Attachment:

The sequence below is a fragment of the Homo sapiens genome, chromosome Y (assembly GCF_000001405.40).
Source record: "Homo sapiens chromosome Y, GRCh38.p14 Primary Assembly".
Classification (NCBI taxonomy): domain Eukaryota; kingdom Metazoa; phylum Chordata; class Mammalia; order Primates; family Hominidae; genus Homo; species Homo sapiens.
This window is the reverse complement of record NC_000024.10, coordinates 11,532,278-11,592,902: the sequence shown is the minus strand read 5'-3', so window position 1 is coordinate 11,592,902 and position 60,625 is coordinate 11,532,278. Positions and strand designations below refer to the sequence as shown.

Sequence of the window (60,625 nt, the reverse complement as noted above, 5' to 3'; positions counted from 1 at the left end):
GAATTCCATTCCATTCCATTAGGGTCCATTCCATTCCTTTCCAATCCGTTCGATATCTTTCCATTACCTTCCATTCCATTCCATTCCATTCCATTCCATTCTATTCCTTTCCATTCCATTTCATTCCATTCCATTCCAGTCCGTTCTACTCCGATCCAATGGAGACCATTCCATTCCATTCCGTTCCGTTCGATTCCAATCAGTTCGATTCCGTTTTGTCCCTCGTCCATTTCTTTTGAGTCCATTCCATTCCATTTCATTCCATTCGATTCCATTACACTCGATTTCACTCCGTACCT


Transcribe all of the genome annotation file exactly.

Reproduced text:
The sequence below is a fragment of the Homo sapiens genome, chromosome Y (assembly GCF_000001405.40).
Source record: "Homo sapiens chromosome Y, GRCh38.p14 Primary Assembly".
Classification (NCBI taxonomy): domain Eukaryota; kingdom Metazoa; phylum Chordata; class Mammalia; order Primates; family Hominidae; genus Homo; species Homo sapiens.
This window is the reverse complement of record NC_000024.10, coordinates 11,532,278-11,592,902: the sequence shown is the minus strand read 5'-3', so window position 1 is coordinate 11,592,902 and position 60,625 is coordinate 11,532,278. Positions and strand designations below refer to the sequence as shown.

Sequence of the window (60,625 nt, the reverse complement as noted above, 5' to 3'; positions counted from 1 at the left end):
GAATTCCATTCCATTCCATTAGGGTCCATTCCATTCCTTTCCAATCCGTTCGATATCTTTCCATTACCTTCCATTCCATTCCATTCCATTCCATTCCATTCTATTCCTTTCCATTCCATTTCATTCCATTCCATTCCAGTCCGTTCTACTCCGATCCAATGGAGACCATTCCATTCCATTCCGTTCCGTTCGATTCCAATCAGTTCGATTCCGTTTTGTCCCTCGTCCATTTCTTTTGAGTCCATTCCATTCCATTTCATTCCATTCGATTCCATTACACTCGATTTCACTCCGTACCT